It is impossible to visit the picturesque Perthshire village of Kenmore, on the banks of Loch Tay, without sensing history.
The village square is lined with terraced black and white farm cottages that speak of the old estate, with an 18th century church at one end and the gates of Taymouth Castle, where Queen Victoria honeymooned, at the other.
Opposite the houses is the old, 16th century tavern that until recently was Kenmore Hotel, with an open fire and quaintly sprawling layout. Oliver Cromwell and his soldiers ate here; Robert Burns carved lines of poetry into the walls; Wordsworth and his sister Dorothy visited. To walk in Kenmore is to breathe the spirit of times past, to brush up against the ghosts of antiquity.
Nothing stays still. Time moves and time changes, both in personal lives and community lives, and change cannot be automatically resisted. It brings the possibility of growth as well as decay.
But there is something unnerving about the fact that a large part of Kenmore has been gobbled up by a giant American developer, Discovery Land Company (DLC), with a view to building over 200 luxury homes aimed at millionaires, as well as sports and wellness facilities, in a 320-hectare, gated complex. Peasants, keep out.
The company has described Loch Tay to the American market as “an untouched playground”. But Scotland’s land is not a holiday plaything for the visiting rich. It’s the family silver: the most valuable asset of the people who live and work here.
Land is not just about environment but about politics: the politics of ownership. Just last year, the Scottish Government issued a land rights and responsibilities statement which emphasised community ownership and access, as well as a “human rights” approach to “help achieve social justice and bring a fairer society for the common good.”
DLC’s plans are not about that egalitarianism, but about creating an elite community for the super wealthy. The old hotel at the heart of the village is currently closed, and “no entry” signs are posted around the estate that once offered locals and visitors freedom to roam.
DLC operates using 50 different company names, so it’s difficult to know the full extent of its acquisitions. But, according to the local protest group Save Loch Tay, DLC owns Taymouth Castle Estate, Newhall Woods on the banks of the Tay, Glen Lyon Estate, Loch Farleyer, Kenmore Hotel, Kenmore Beach, Kenmore beach parking, The Paper Boat cafe – which, like the hotel, has been closed down – and Kenmore boat hire. It is a vast tranche of land, and protestors, who have set up an online petition, claim that the development threatens the sustainability of the wildlife and woodland surrounding the Loch.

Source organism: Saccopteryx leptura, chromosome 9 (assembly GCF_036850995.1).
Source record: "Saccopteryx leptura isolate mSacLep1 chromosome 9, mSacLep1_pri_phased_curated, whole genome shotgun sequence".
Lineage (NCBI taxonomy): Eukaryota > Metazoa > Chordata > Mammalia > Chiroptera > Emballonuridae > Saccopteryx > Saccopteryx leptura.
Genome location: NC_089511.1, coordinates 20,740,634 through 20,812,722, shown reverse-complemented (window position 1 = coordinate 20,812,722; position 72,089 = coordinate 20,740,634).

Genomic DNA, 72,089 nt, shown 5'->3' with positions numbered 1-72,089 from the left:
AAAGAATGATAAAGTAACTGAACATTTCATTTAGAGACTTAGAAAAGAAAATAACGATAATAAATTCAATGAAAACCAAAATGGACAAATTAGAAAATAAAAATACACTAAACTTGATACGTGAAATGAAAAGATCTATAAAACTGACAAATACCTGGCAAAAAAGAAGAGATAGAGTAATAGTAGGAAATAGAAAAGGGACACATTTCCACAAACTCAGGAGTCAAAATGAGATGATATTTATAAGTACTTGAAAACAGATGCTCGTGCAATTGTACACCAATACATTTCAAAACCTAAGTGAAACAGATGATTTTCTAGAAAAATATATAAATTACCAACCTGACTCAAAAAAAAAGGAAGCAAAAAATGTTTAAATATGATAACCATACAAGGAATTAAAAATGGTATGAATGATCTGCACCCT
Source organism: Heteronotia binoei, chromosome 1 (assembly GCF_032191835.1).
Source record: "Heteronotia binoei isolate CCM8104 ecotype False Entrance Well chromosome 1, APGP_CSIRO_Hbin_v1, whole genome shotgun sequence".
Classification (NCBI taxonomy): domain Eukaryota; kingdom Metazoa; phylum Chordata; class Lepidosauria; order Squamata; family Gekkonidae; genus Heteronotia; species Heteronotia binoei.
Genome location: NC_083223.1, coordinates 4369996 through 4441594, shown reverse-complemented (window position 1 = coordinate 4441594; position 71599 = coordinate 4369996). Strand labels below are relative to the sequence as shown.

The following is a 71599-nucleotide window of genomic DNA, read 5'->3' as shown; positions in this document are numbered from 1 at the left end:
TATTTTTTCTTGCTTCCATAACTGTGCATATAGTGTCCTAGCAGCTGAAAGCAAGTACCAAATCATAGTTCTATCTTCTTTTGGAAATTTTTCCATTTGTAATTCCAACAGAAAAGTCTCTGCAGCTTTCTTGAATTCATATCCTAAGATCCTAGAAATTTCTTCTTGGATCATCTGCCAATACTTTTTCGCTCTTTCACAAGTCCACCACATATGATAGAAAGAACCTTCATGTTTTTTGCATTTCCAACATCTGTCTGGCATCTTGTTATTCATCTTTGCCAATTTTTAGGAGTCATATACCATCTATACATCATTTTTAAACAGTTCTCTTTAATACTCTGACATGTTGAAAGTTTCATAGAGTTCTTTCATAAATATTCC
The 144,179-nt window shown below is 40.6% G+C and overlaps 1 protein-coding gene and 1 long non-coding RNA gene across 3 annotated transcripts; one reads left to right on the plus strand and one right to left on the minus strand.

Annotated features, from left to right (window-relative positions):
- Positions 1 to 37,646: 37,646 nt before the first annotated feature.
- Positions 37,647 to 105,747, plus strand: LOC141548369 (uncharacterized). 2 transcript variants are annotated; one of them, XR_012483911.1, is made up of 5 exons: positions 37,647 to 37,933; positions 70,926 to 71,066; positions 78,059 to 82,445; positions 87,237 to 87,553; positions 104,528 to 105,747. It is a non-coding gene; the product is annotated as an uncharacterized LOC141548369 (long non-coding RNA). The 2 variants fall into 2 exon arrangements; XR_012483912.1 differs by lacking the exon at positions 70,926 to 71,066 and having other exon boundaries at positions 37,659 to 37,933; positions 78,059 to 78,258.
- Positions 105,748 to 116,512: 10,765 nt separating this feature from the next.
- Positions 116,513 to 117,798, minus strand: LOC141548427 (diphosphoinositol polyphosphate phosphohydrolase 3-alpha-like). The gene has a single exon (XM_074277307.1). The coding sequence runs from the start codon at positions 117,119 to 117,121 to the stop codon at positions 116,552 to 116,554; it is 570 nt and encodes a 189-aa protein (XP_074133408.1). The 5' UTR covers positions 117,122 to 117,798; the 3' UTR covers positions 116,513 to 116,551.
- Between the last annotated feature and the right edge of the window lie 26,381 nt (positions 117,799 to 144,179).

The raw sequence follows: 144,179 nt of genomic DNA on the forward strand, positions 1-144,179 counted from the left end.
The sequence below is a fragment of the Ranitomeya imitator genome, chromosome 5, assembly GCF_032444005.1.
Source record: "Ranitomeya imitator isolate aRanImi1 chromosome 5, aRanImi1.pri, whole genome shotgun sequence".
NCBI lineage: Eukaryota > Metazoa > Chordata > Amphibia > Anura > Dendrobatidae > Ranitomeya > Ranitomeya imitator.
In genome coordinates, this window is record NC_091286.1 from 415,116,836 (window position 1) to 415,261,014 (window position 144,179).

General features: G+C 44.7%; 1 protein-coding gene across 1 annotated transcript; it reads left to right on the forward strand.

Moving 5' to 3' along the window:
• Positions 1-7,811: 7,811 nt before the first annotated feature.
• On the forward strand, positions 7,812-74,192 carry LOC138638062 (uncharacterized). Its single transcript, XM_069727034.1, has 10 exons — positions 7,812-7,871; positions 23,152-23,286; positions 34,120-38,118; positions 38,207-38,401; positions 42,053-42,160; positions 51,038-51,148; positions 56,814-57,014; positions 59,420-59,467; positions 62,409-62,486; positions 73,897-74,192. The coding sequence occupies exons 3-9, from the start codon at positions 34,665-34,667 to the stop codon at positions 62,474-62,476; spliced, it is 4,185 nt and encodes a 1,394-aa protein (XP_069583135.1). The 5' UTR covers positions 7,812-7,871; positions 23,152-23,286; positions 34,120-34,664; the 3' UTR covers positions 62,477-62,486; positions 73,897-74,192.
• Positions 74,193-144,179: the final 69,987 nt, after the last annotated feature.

The tightrope between development and destruction is always tricky, but a government that emphasises land as a community asset should surely have more control over such a massive, community-changing takeover. What does an international development company care most about: local people or personal profit?
57% of Scotland’s rural land is in private hands
Scotland has a sad and troubled past relationship with its own land: its people swept from crofts where they made their living; the needs of the many continually at the mercy of the entitled few. Currently, government estimates suggest 57% of rural land is in private hands, including those of Danish billionaire Anders Holch Povlsen, and the ruler of Dubai, Sheikh Mohammed bin Rashid al-Maktoum.
The way a country owns and administers its land is a clear indication of the political identity of that nation and the power balance within it. Scotland has been accused in the past of having the most unequal land ownership in the western world.
When my children were small, we lived by the sea and roamed the beaches. There was always the tendency to connect in a personal way to familiar landscapes, to appropriate it in some way.
We used the triangular rock emerging from the sand as a landmark and it was “ours” because we made up a story about it, and only we called it the witch’s hat. But, in our hearts, we knew that nothing was ours really, that the rock was more permanent than we were and the salt spray of the sea would continue to lash it after we were gone.
Foreign companies replacing feudal landlords is not acceptable
The ephemeral nature of life makes “ownership” a tricky and troubling concept, and “legacy” a more crucially important one. There is something deeply ironic about Kenmore, of all places, where history is so viscerally alive, being at the centre of a project that is so at odds with the current moves in Scotland towards community ownership and land reform.
Foreign companies replacing feudal landlords is not acceptable. The land is ours, not as individuals because nature outlives us, but as a nation. We are not owners but caretakers, and the responsibility of caretakers is to nurture and protect that which must eventually be passed to others.
Catherine Deveney is an award-winning investigative journalist, novelist and television presenter